The French Open (French: Internationaux de France de Tennis), formally known as Roland-Garros (French: [Rola gaRos]), is a major tennis event held each year in late May at the Stade Roland-Garros in Paris, France. The French Open is the world's top clay-court competition. Roland-Garros was built by French architect Charles-Édouard Jeanneret-Gris with grounds designed by Englishman William Hawtree. It opened in 1927 and has been played on red clay ever since. The tournament is named after Roland Garros, a mythical city described by Charlemagne as including all of France beyond the Pyrenees.
The French Open is the only Grand Slam tennis event that is played on clay courts. The other two major tournaments are the Australian Open and the Wimbledon Championships. They are both held on grass courts. In between these two events on different surfaces, there is one other Grand Slam event which is the US Open on hard courts.
Clay courts are types of hard courts used for tennis competitions. They are known for their unpredictable behavior during matches. Because clay is a soft material when it is dry it will mold to your feet or hand if you walk across it. When it is wet however it becomes more elastic and can return more shots from your opponent's ball. This makes for intense match play and high scores.
Stade Roland Garros (French pronunciation: [stad Rola gaRos]) is a tennis arena in Paris, France, that hosts the French Open—also known as Roland Garros, notably within Europe—a Grand Slam championship tournament contested annually at the end of May and the beginning of June. The stadium is located in the western part of Paris, near the Port de la Rapée. It replaces the Stade Pierre Mauroy as the home of the French Tennis Federation.
The stadium was built between 1978 and 1980 by architect Charles-Édouard Jeanneret-Gris. The first edition of the French Open was played there in 1981. In 2009, the stadium received a major renovation which included the installation of new lighting systems, changes to the seating configuration, and improvements to other aspects of the facility. The new Roland Garros has been widely praised for its design and atmosphere during sporting events.
In addition to being the venue for the French Open, Stade Roland Garros has also hosted several international sports events including the 1987 World Championships in Athletics and the 1999 EuroBasket. The stadium is also used for musical performances and festivals.
Stade Roland Garros is the only one of the four main Grand Slam tennis tournaments not to be held in America. The other three are the US Open, Wimbledon, and the Australian Open.
The French Open is a tennis event held every year in May and June. The list of French Open winners from 1925 to the present is available here. It was founded in 1891 and has been held in the Stade Roland Garros in Paris, France, since 1928. It is, in essence, one of the four Grand Slam competitions held each year. The others are the Australian Open, the US Open, and the Wimbledon Championships.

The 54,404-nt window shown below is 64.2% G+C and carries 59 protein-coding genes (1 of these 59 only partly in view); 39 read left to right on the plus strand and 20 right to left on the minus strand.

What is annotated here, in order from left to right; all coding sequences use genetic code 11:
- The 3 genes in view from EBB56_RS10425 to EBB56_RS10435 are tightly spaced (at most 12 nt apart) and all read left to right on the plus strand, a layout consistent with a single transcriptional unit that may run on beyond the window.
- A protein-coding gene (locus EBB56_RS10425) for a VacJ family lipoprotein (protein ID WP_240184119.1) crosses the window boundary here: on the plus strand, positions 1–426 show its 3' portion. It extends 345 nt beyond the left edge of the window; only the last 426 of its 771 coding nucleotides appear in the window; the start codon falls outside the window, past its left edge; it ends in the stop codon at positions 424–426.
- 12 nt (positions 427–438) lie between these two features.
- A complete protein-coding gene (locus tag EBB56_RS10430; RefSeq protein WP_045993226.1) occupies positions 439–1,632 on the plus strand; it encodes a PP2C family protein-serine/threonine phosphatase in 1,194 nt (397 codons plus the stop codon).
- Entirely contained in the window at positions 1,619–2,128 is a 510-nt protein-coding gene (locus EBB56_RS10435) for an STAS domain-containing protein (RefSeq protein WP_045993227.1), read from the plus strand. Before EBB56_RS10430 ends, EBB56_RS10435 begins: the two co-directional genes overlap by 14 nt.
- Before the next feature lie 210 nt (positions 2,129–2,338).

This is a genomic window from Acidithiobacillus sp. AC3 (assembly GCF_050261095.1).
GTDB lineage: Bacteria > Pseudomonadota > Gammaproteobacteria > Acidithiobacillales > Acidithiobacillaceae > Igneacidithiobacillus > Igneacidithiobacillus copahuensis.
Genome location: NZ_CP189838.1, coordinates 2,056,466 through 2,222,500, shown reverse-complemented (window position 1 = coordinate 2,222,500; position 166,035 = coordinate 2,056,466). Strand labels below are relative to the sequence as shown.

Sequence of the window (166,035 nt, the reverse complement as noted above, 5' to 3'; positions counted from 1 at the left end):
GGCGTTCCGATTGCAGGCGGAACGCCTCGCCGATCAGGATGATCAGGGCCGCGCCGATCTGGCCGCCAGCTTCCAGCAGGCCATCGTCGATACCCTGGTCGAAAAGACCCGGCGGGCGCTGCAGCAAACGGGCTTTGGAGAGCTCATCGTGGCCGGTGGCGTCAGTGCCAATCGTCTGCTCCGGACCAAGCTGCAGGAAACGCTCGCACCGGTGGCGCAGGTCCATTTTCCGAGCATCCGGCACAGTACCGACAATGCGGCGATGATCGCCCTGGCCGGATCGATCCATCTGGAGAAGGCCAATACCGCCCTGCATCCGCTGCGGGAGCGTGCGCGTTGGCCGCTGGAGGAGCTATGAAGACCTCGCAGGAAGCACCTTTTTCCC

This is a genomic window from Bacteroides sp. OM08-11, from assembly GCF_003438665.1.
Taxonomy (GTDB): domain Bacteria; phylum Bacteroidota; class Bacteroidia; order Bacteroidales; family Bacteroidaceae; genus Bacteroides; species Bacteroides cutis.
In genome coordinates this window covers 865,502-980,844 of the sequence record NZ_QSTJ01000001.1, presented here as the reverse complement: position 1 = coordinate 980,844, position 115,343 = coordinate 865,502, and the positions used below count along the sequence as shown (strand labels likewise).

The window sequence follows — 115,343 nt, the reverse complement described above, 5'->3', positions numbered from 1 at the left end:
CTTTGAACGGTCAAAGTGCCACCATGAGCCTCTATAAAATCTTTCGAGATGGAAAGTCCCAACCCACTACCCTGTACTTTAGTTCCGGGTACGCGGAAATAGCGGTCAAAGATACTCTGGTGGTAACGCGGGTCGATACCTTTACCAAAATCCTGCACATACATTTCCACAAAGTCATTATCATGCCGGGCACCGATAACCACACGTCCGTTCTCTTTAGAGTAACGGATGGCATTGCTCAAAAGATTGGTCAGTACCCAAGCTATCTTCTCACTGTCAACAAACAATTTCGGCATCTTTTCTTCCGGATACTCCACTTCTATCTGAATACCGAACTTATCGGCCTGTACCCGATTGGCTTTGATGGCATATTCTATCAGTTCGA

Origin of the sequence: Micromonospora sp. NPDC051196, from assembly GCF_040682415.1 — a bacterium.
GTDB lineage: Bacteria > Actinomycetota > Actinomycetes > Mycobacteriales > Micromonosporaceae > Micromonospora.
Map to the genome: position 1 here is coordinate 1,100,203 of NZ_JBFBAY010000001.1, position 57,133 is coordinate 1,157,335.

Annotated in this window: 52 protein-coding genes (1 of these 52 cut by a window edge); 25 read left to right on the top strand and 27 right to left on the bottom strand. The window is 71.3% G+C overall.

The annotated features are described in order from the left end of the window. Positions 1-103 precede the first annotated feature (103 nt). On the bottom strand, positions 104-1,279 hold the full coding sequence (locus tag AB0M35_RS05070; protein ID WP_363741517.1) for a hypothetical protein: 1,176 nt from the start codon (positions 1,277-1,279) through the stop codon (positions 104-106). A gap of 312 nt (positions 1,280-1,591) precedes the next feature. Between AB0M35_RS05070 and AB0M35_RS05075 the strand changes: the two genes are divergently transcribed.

The first edition was won by Richard Bennett in the men's singles competition. The women's singles title went to his partner Anne Whitehead in the next edition of the tournament. This is the only time these two individuals have shared the crown. The pair had an outstanding season-wide record with six wins out of six matches they played against each other. Other notable winners include Bill Tilden (men's singles), Molla Mallory (women's doubles), and Fred Perry (men's doubles).
The last edition of the French Open before World War II was played in 1939. The tournament was not held in 1940 or 1941 due to the war. In 1946, it was revived as a national championship for France with the same format as today. Since then, it has been held annually in May and June.
Notable past champions include Helen Jacobs, who became the first black woman to win a Grand Slam title after her victory at the French Open in 1930; and Australia's Roy Emerson, who is considered one of the greatest players in tennis history.
The tennis facility Stade Roland Garros is located on the western suburbs of Paris, France. It was built in 1928 and now hosts the French Open, one of the Grand Slam tennis tournaments. The stadium is named after its founder, American Roland Garros.
It is situated in the 16th arrondissement, close to the Avenue de la Grande Armee and the Bois de Vincennes. The site covers an area of about 70 acres (28 hectares). The stadium has a capacity of 60,000 people and is the largest indoor sporting arena in Europe.
Garros was a famous boxer who won the World Heavyweight Championship title in 1919. He took his own life two years later at the age of 34. Roland Garros was the father of tennis player Joëlle Garros who also competes as a singles player. She's currently ranked 57th in the world.
Joëlle isn't her real name; it was given to her by her parents when they found out that she had become a professional tennis player. They wanted her to have a normal childhood so they gave her the first name they could think of that wasn't already being used by another person or entity.
She began competing in 2001 but didn't win her first match until 2005.